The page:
“Games Masters!” (Scratch in Y7, Python in Y8 &9) has links with Design Technology, (particularly project planning, story boarding), Art (design elements) Drama (scripts and roles) English (creative writing) and Maths (sequencing instructions and logical thinking)
“Faking It” (Y8) and “Mythbusters” (Y8) – these modules look at digital image manipulation and reliability and validity of information and links with CBV (body image, celebrity shaming, self-esteem, social influencers, body dysmorphia) and with English (fake news, persuasive writing and descriptive writing)
What Skills will I get with ICT?
By studying ICT students will be able to develop e-safety awareness including learning how to be safe when using electronic equipment such as mobile phones in addition to how to be safe when on social media. They will also learn how to promote their own (and others’) health and safety when in a computer environment. Students will explore computer hardware and investigate their functions in conjunction with learning how to the main computer hardware are useful and in which scenarios might they be utilised.
It is also compulsory that they will further develop problem-solving, logical-thinking, creativity, planning and evaluative skills. Additionally, they will also gain great experience in interpreting client briefs and use them to create end-products suiting client requirements; a key skill needed in the ICT world especially when end-product creation is required.
What General Progression Can I do with ICT?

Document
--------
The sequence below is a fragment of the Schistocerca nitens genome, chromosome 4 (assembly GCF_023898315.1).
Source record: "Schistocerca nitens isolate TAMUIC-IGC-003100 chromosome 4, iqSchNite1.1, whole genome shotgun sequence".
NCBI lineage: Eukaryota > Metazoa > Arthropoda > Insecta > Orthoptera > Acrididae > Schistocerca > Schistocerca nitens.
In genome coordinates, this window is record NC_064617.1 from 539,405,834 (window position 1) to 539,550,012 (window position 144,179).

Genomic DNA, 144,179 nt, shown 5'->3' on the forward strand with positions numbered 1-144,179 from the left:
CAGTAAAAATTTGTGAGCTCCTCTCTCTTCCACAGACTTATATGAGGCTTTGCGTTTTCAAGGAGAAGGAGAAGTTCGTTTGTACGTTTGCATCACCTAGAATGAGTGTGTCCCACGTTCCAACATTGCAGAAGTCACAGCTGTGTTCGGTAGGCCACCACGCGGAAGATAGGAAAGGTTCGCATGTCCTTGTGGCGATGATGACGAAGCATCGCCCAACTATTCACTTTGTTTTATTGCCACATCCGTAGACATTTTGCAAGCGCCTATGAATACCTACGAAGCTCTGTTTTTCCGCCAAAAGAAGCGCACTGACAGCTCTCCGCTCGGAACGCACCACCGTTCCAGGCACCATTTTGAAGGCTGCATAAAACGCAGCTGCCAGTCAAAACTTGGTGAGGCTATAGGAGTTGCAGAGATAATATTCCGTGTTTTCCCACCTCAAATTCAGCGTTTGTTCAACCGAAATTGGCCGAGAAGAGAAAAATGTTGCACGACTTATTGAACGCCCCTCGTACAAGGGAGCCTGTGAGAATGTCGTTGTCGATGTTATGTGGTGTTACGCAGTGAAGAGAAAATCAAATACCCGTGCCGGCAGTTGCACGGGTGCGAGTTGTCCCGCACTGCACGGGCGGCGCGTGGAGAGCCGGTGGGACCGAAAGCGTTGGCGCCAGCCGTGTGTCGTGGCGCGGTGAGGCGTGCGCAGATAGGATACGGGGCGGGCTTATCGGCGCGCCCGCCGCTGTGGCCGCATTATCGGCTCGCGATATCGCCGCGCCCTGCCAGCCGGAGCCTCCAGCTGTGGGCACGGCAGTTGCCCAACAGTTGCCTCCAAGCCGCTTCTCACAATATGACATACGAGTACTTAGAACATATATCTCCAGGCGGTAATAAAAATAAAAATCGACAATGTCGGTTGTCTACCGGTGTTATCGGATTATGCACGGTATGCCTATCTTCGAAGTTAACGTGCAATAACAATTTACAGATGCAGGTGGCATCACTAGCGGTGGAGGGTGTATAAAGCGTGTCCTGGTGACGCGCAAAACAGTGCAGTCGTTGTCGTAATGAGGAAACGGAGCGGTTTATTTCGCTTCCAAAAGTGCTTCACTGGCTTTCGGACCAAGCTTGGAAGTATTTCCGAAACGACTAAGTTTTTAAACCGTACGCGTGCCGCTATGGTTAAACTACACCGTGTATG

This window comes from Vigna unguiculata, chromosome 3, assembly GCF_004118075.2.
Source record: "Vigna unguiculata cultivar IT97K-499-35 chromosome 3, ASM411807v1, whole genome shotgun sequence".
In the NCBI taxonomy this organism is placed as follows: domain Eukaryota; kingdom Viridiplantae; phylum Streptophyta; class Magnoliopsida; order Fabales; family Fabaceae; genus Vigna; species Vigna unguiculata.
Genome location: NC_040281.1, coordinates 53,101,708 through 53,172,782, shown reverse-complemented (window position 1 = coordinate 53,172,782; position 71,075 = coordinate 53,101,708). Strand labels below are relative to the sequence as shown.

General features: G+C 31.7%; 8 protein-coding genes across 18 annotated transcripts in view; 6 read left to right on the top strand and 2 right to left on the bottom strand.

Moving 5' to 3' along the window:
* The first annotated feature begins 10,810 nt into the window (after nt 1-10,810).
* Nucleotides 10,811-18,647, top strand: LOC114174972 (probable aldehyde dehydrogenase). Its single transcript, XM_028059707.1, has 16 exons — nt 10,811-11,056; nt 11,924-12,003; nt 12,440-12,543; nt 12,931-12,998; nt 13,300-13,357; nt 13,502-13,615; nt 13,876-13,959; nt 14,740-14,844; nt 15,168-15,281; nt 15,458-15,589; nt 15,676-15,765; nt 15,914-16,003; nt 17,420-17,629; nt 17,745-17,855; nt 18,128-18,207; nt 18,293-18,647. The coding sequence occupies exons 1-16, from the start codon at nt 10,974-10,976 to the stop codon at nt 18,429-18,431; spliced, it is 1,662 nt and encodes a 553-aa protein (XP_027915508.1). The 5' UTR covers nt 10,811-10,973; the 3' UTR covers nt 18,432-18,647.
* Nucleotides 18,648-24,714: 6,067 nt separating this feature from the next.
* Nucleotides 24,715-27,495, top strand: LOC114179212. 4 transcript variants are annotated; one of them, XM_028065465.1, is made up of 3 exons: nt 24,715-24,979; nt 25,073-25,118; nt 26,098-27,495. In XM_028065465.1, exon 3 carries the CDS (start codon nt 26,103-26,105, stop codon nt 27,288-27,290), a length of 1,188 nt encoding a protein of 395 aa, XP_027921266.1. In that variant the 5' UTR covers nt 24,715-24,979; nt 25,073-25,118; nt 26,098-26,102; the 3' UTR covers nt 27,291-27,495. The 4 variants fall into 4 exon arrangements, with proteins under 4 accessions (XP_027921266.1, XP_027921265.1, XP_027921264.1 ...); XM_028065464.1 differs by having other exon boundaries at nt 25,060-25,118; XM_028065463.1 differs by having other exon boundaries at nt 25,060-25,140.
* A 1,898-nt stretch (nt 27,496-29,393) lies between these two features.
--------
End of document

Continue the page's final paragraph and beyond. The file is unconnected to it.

There is no doubt that the world now revolves around technology and computers and ICT helps to facilitate this phenomenon!
There are a variety of progression routes that can be sought after studying this course. Following year 11, students could progress to 6th form or college where they could take A ‘Level ICT along with other qualifying A ‘Level courses (depending on the University or College requirements) and then progress to taking a professional ICT course or an Undergraduate degree which could further lead to a post-graduate qualification (Masters and/or PhD degree).
After gaining the desired qualification(s), there are many different sectors in the computing and ICT industry and students would usually specialise in a particular area. These include but are not limited to, Computer Programming and Software Engineering, IT support, IT security, Systems Analysis and design, Networks, Database Administration, Web and Multimedia. Notably, some areas of this industry are also related to engineering, such as electrical and electronics work.
In terms of future jobs, almost all companies and industries use Computing and Information Technology, so the range of firms that students could work for is quite vast and diverse. These could include: large technology companies, finance and commerce companies, local government and the Civil Service, the National Health Service (NHS), games development companies, web design and development agencies, aerospace companies, manufacturing and engineering firms and education. Some popular careers for people with qualifications in ICT are: